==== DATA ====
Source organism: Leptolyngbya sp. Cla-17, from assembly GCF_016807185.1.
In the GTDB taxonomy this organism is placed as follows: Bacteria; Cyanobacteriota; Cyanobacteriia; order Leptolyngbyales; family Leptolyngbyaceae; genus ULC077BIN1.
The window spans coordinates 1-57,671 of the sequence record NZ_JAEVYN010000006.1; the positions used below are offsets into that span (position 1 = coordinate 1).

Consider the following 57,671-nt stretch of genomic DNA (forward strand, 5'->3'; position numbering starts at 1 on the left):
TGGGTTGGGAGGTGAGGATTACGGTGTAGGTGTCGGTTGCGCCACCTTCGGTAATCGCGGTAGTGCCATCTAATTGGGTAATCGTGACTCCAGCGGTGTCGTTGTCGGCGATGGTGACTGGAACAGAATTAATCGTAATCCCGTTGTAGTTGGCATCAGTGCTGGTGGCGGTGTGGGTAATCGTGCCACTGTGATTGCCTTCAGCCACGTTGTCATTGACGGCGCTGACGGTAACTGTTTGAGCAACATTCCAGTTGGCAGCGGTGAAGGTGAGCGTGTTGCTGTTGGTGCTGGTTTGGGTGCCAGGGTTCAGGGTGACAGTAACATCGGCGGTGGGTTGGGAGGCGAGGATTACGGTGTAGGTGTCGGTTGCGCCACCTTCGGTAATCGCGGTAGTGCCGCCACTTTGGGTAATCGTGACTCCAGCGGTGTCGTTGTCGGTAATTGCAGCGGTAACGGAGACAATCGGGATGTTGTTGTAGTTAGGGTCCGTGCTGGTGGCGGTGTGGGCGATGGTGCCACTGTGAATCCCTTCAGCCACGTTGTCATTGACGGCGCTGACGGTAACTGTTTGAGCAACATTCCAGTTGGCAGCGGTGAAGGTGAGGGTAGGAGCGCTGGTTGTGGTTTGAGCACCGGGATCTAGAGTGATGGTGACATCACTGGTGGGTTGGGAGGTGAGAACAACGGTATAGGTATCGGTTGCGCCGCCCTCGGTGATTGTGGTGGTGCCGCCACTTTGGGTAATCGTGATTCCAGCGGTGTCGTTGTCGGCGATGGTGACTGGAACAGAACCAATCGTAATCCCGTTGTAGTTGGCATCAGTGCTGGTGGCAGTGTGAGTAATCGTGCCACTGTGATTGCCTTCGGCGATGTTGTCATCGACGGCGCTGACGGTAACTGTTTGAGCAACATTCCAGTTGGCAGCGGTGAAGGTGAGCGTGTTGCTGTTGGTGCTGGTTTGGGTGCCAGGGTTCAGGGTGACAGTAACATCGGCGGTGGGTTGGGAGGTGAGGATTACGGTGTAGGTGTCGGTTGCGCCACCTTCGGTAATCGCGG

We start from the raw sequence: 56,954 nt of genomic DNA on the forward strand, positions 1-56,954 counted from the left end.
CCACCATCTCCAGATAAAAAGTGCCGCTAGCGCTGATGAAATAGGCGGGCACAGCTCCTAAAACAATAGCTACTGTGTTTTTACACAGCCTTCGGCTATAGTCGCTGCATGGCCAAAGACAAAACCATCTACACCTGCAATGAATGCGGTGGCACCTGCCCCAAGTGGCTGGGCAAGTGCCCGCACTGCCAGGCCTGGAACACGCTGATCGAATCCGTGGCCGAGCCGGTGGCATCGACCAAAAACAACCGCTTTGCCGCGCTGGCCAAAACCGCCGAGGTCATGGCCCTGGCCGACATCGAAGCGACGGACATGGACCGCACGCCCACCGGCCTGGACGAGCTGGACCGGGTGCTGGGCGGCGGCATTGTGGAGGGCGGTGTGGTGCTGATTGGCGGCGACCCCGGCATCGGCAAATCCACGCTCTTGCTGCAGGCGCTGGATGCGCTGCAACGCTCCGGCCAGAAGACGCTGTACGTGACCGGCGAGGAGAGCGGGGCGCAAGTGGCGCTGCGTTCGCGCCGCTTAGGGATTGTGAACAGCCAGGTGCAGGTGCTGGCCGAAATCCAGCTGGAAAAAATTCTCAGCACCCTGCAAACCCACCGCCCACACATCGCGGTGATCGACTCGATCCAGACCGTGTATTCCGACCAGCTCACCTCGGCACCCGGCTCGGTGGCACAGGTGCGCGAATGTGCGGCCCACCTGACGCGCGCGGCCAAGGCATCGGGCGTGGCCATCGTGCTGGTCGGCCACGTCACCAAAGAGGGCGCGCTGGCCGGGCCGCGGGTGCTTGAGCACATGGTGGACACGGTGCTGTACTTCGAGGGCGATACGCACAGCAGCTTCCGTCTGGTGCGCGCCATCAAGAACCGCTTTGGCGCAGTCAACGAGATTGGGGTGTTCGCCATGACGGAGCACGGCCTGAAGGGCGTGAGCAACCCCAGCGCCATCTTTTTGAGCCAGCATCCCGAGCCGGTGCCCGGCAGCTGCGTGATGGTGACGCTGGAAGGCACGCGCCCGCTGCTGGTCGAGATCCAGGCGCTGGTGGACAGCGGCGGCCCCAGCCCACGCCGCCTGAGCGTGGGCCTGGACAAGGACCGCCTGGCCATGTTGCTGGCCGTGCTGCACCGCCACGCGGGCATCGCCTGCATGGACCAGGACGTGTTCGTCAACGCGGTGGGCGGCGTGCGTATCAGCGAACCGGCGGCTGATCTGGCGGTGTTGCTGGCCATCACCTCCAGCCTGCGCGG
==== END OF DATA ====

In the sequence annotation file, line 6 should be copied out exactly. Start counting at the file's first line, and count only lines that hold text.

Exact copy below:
We start from the raw sequence: 56,954 nt of genomic DNA on the forward strand, positions 1-56,954 counted from the left end.